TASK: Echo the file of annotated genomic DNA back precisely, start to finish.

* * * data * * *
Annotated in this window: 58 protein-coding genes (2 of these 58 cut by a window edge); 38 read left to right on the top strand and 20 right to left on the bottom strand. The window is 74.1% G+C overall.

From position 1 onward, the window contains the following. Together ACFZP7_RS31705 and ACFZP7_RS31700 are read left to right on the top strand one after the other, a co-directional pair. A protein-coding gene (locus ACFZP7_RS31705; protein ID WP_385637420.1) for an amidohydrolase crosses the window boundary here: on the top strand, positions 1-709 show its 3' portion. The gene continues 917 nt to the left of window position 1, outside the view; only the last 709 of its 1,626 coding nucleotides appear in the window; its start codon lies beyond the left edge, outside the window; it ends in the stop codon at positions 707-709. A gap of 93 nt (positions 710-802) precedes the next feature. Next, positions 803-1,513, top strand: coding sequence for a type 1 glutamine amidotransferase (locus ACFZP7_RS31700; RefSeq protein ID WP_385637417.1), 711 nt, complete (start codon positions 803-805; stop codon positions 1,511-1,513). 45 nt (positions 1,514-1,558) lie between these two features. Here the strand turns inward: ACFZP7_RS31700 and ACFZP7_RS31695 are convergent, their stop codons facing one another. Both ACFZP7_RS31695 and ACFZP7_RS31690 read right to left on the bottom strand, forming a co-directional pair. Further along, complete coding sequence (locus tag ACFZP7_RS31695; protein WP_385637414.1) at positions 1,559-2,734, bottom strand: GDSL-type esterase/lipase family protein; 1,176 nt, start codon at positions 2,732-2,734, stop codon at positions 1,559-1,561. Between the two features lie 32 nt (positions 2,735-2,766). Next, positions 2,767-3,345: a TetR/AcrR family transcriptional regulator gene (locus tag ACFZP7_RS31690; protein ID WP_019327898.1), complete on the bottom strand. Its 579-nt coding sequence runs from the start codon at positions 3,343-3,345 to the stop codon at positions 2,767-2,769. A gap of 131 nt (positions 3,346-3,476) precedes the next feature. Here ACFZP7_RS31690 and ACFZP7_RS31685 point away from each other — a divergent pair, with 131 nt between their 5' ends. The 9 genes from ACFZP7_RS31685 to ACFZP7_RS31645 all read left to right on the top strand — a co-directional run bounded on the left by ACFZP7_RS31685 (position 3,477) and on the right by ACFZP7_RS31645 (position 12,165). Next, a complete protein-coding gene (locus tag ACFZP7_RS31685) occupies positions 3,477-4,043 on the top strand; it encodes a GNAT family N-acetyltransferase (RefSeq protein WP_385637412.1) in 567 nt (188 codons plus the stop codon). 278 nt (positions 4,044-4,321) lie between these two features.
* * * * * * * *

Annotated in this window: 58 protein-coding genes (2 of these 58 cut by a window edge); 38 read left to right on the top strand and 20 right to left on the bottom strand. The window is 74.1% G+C overall.

From position 1 onward, the window contains the following. Together ACFZP7_RS31705 and ACFZP7_RS31700 are read left to right on the top strand one after the other, a co-directional pair. A protein-coding gene (locus ACFZP7_RS31705; protein ID WP_385637420.1) for an amidohydrolase crosses the window boundary here: on the top strand, positions 1-709 show its 3' portion. The gene continues 917 nt to the left of window position 1, outside the view; only the last 709 of its 1,626 coding nucleotides appear in the window; its start codon lies beyond the left edge, outside the window; it ends in the stop codon at positions 707-709. A gap of 93 nt (positions 710-802) precedes the next feature. Next, positions 803-1,513, top strand: coding sequence for a type 1 glutamine amidotransferase (locus ACFZP7_RS31700; RefSeq protein ID WP_385637417.1), 711 nt, complete (start codon positions 803-805; stop codon positions 1,511-1,513). 45 nt (positions 1,514-1,558) lie between these two features. Here the strand turns inward: ACFZP7_RS31700 and ACFZP7_RS31695 are convergent, their stop codons facing one another. Both ACFZP7_RS31695 and ACFZP7_RS31690 read right to left on the bottom strand, forming a co-directional pair. Further along, complete coding sequence (locus tag ACFZP7_RS31695; protein WP_385637414.1) at positions 1,559-2,734, bottom strand: GDSL-type esterase/lipase family protein; 1,176 nt, start codon at positions 2,732-2,734, stop codon at positions 1,559-1,561. Between the two features lie 32 nt (positions 2,735-2,766). Next, positions 2,767-3,345: a TetR/AcrR family transcriptional regulator gene (locus tag ACFZP7_RS31690; protein ID WP_019327898.1), complete on the bottom strand. Its 579-nt coding sequence runs from the start codon at positions 3,343-3,345 to the stop codon at positions 2,767-2,769. A gap of 131 nt (positions 3,346-3,476) precedes the next feature. Here ACFZP7_RS31690 and ACFZP7_RS31685 point away from each other — a divergent pair, with 131 nt between their 5' ends. The 9 genes from ACFZP7_RS31685 to ACFZP7_RS31645 all read left to right on the top strand — a co-directional run bounded on the left by ACFZP7_RS31685 (position 3,477) and on the right by ACFZP7_RS31645 (position 12,165). Next, a complete protein-coding gene (locus tag ACFZP7_RS31685) occupies positions 3,477-4,043 on the top strand; it encodes a GNAT family N-acetyltransferase (RefSeq protein WP_385637412.1) in 567 nt (188 codons plus the stop codon). 278 nt (positions 4,044-4,321) lie between these two features.